Although I can see him still,
The freckled man who goes
To a grey place on a hill
In grey Connemara clothes
At dawn to cast his flies,
It’s long since I began
To call up to the eyes
This wise and simple man.
All day I’d looked in the face
What I had hoped ‘twould be
To write for my own race
And the reality;
The living men that I hate,
The dead man that I loved,
The craven man in his seat,
The insolent unreproved,
And no knave brought to book
Who has won a drunken cheer,
The witty man and his joke
Aimed at the commonest ear,
The clever man who cries
The catch-cries of the clown,
The beating down of the wise
And great Art beaten down.
Maybe a twelvemonth since
Suddenly I began,
In scorn of this audience,
Imagining a man,
And his sun-freckled face,
And grey Connemara cloth,
Climbing up to a place
Where stone is dark under froth,
And the down-turn of his wrist
When the flies drop in the stream;
A man who does not exist,
A man who is but a dream;
And cried, ‘Before I am old
I shall have written him one
Poem maybe as cold
And passionate as the dawn.’
The number one request in wishlists sent to Mr. Earnshaw’s North Pole Classroom Blog? More videos from Bob’s Buskers (from Bob’s Burgers)! So here you go – the National, a Christmas Tree, and a message we can all get behind. Stay warm, students and friends; happy holidays!
Thank you so much, students, who have already signed up for Remind and other digital class notifications. Today would’ve been the first day of school, but the powers that be wisely moved it to the side so that the real show – Total Solar Eclipse! – can take center stage. I’m looking forward to seeing all of you tomorrow, and many of you on today’s Eclipse field trip, to start the academic year!
Space.com has the broadest collection, in my opinion:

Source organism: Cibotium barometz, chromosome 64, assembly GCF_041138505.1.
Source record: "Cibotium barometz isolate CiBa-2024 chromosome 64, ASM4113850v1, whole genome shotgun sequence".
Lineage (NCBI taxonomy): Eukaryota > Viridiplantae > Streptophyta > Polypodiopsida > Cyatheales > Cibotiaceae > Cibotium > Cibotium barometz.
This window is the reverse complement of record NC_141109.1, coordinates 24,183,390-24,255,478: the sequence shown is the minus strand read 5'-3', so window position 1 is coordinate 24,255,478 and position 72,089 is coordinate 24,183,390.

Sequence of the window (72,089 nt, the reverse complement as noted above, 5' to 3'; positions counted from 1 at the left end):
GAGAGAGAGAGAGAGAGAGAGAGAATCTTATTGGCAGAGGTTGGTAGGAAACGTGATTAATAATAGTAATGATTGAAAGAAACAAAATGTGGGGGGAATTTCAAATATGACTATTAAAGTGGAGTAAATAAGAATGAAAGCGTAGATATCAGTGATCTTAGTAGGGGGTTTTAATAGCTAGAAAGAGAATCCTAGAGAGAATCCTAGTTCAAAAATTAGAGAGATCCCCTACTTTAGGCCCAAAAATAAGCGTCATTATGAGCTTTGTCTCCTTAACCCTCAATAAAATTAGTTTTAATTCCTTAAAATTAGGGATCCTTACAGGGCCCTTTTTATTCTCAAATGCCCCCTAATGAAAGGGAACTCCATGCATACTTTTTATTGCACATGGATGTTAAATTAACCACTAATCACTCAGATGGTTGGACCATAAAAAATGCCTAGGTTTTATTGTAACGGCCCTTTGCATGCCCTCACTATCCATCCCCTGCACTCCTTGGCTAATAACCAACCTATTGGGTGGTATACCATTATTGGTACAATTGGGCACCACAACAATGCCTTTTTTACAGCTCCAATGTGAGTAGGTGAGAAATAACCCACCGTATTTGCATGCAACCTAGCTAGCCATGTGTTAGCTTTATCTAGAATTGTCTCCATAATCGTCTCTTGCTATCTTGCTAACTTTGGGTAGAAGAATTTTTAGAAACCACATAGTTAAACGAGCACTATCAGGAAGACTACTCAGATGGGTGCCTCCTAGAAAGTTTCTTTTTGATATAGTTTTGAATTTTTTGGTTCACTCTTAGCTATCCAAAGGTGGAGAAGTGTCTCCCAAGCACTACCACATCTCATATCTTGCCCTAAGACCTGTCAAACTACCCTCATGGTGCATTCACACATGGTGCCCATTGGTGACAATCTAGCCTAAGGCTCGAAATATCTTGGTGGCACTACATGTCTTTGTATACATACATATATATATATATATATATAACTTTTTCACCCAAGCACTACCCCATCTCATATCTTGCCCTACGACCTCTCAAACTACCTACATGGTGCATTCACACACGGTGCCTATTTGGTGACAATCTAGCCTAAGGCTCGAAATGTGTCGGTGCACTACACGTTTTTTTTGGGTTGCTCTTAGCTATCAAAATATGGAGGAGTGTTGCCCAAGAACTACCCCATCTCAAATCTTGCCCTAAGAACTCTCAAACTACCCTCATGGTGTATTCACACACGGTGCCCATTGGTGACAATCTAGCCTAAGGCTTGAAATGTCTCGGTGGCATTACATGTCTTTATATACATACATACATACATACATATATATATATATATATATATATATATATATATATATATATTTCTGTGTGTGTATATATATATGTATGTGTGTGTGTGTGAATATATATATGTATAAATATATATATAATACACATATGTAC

If you won’t be on our trip, please make an effort on your own to see what Mabel Loomis Todd observed as: “A vast, palpable presence overwhelming the world. The blue sky changes to gray or dull purple, speedily becoming more dusky, and a death-like trance seizes upon everything earthly.”
Grab those special, approved viewers’ glasses and maybe read up on some of the political and cultural impacts of this eclipse in a particularly dramatic moment in American history at The Atlantic.
You should make every effort to live in this once-in-a-lifetime opportunity, what Emily Dickinson, who saw the eclipse in 1875, immortalized in the lines:
It sounded as if the streets were running —
And then — the streets stood still —
Eclipse was all we could see at the Window
And Awe — was all we could feel.
By and by — the boldest stole out of his Covert
To see if Time was there —
Nature was in her Opal Apron —
Mixing fresher Air.
The height of summer is upon us, so I wanted to check in with a call to heed what days remain! I suggest you follow my lead: fill the calendar with reads to recommend, be outdoors more than in, and hide from the afternoon heat in a cinema or siesta. I’m looking forward to seeing you in August (after I’ve seen that eclipse!), but let’s not rush the pages by counting them.
The annual Shakespeare commemoration (although, really, here’s it’s pretty much every day) is marked in this edition with a beautiful, sad song and a funny graphic adaptation of class favorite Romeo and Juliet.